No Irish Need Apply

John F. Poole, 1862

What is happening in the song? Who is singing this song? What feelings does the singer express? Do you think someone who had a similar experience wrote it? Why?

What is the word for not hiring qualified people because of their ethnic group? Discrimination. What immigrant groups besides the Irish were discriminated against during this era? Chinese. Why these groups at this time?

What message does this song send? How does the music reinforce the message?

Some versions of this song end up with the Irishman beating up the prospective employer, who then sees the light. How permanently do you think an employer's attitude would be changed after being beaten up? What was more likely to change attitudes? Where did the Irish men and women find jobs in the 1870s?

What eventually happened that made this song a thing of the past for the Irish? Assimilation. How long did it take before the Irish were assimilated and accepted without prejudice? Recall concerns during John F. Kennedy's presidential campaign about his Irish Catholicism.

Why has this story been repeated so often in American history? What groups have experienced discrimination as new immigrants? What steps have been taken to prevent discrimination in hiring? Where does prejudice and discrimination still exist?

The second verse refers to the Tribune. What is the irony of the employer reading that paper? The Tribune was Horace Greeley’s newspaper that advocated for free labor and the abolition of enslavement.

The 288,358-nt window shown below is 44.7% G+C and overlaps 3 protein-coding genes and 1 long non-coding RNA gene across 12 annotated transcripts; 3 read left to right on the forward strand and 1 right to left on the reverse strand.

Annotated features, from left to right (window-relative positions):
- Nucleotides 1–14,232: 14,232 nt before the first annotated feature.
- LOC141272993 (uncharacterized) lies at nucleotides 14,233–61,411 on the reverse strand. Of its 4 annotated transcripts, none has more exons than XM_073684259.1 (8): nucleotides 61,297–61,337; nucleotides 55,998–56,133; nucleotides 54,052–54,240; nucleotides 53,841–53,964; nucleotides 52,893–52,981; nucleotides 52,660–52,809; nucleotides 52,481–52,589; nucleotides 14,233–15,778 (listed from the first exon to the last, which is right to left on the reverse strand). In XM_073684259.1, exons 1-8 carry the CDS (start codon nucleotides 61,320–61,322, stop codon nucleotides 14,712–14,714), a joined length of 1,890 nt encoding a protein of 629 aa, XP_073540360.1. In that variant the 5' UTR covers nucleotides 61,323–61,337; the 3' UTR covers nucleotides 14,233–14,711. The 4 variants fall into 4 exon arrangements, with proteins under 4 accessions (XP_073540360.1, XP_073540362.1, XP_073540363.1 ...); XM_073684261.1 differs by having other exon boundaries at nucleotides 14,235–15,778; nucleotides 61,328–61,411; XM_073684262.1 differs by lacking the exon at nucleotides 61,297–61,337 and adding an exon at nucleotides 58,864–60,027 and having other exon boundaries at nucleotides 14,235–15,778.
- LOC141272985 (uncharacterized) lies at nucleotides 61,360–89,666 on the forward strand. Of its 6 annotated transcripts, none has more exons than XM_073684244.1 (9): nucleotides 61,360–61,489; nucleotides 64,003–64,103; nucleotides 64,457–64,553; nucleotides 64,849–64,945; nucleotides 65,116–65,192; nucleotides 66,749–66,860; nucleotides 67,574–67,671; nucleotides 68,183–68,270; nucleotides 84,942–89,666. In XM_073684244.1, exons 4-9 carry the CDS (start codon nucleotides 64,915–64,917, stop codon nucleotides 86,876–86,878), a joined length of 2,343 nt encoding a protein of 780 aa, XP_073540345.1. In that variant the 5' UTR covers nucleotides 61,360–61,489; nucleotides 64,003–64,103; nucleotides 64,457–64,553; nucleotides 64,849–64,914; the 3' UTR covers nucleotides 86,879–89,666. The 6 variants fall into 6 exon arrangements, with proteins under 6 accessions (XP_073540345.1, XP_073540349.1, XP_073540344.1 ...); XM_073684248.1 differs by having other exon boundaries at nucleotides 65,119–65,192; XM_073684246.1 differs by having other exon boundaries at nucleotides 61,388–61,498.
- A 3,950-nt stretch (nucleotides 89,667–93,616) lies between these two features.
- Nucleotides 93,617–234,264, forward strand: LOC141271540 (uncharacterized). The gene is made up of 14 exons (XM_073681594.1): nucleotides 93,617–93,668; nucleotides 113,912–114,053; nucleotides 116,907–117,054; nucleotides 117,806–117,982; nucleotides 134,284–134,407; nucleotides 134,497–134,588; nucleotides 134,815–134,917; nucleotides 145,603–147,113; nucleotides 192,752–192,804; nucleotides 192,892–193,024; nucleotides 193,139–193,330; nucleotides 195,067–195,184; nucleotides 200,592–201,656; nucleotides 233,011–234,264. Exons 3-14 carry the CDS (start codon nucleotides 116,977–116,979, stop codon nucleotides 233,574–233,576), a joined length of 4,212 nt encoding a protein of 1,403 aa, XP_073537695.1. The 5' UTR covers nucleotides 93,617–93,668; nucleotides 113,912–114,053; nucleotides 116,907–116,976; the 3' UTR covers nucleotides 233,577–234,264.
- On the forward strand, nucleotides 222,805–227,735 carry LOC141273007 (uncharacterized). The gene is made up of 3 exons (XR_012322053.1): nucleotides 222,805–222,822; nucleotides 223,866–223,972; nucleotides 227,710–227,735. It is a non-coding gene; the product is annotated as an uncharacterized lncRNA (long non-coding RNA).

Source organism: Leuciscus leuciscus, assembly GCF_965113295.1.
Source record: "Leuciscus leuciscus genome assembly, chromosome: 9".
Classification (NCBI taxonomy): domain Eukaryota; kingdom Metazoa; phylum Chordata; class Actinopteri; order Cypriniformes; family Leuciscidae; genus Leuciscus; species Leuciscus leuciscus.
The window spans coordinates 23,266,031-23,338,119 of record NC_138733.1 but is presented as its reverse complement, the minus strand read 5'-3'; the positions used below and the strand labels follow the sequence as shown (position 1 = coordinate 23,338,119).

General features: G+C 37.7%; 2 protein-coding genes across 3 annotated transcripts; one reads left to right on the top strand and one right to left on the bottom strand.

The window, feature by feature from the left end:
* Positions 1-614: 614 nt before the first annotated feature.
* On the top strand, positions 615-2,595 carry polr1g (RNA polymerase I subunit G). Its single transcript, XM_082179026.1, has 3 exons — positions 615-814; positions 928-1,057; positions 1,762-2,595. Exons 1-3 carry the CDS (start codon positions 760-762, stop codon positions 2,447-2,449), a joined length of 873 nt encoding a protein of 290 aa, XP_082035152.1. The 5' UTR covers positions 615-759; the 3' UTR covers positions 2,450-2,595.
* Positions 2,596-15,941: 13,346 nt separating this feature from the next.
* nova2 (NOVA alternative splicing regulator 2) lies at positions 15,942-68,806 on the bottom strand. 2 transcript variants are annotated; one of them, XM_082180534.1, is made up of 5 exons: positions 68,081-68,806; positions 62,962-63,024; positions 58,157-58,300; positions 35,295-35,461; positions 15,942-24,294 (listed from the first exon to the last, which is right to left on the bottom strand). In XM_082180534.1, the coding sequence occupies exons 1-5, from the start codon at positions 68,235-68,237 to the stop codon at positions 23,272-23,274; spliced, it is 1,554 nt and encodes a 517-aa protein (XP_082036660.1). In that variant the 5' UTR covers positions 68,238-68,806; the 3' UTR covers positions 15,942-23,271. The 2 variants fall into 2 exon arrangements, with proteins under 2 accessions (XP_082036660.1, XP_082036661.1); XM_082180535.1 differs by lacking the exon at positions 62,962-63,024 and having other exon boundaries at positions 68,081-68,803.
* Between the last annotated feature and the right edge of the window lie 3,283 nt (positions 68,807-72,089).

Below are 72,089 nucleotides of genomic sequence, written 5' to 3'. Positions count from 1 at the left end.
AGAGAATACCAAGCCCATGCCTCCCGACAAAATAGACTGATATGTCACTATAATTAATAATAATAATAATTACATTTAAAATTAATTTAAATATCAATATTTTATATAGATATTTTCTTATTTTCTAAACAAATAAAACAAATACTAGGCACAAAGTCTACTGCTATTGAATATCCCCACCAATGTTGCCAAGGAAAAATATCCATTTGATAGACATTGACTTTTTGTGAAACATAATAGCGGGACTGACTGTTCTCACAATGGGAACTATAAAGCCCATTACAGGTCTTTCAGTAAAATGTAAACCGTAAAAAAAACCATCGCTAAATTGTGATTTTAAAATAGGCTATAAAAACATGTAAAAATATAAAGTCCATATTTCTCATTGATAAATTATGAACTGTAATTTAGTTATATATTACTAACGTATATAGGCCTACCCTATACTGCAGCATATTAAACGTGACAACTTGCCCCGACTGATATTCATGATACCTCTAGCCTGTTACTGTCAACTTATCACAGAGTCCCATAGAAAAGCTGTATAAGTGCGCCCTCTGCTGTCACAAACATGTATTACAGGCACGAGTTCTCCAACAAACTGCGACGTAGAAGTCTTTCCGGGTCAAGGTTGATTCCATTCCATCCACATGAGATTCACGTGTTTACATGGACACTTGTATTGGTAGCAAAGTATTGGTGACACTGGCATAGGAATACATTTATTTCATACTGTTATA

"No Irish Need Apply" performed by Tommy Makem on The Hand that Holds the Bread, New World Records [80267-2], © 1978. Available on Itunes and YouTube.

Tommy Makem (1932–2007) was a well-known promoter of Irish music. This recording re-creates the environment of an Irish pub, where this song may have been sung. Pub patrons enthusiastically join in singing the chorus. Their singing is accompanied by the tin whistle, a traditional Irish instrument.

View the music and lyrics for "No Irish Need Appy."

View the published broadside.

“No Irish need apply” was a statement commonly included in hiring announcements in newspapers in the United States and England throughout the 1800s. The song addresses this anti-Irish hiring discrimination in the United States. It was written by John F. Poole, who is known for his theatrical works and songs about social issues. A different version of the song was made by British performer Kathleen O’Neil. In her adaptation, she laments the discrimination that the Irish were subjected to in England and expresses how happy Irish immigrants are in the “land of the ‘Glorious and Free.’”

19th century ad

New York Times classified ad, Nov. 10, 1854.

Compare this song to:

"Thousands are Sailing to Amerikay" (this unit)

"The Argentines, the Portuguese and the Greeks" (Unit 6)

"He Lies in the American Land" (Unit 6)

situation: A job.

Paddy: Irishman.

blackguard: A scoundrel.

spalpeen: A rascal.


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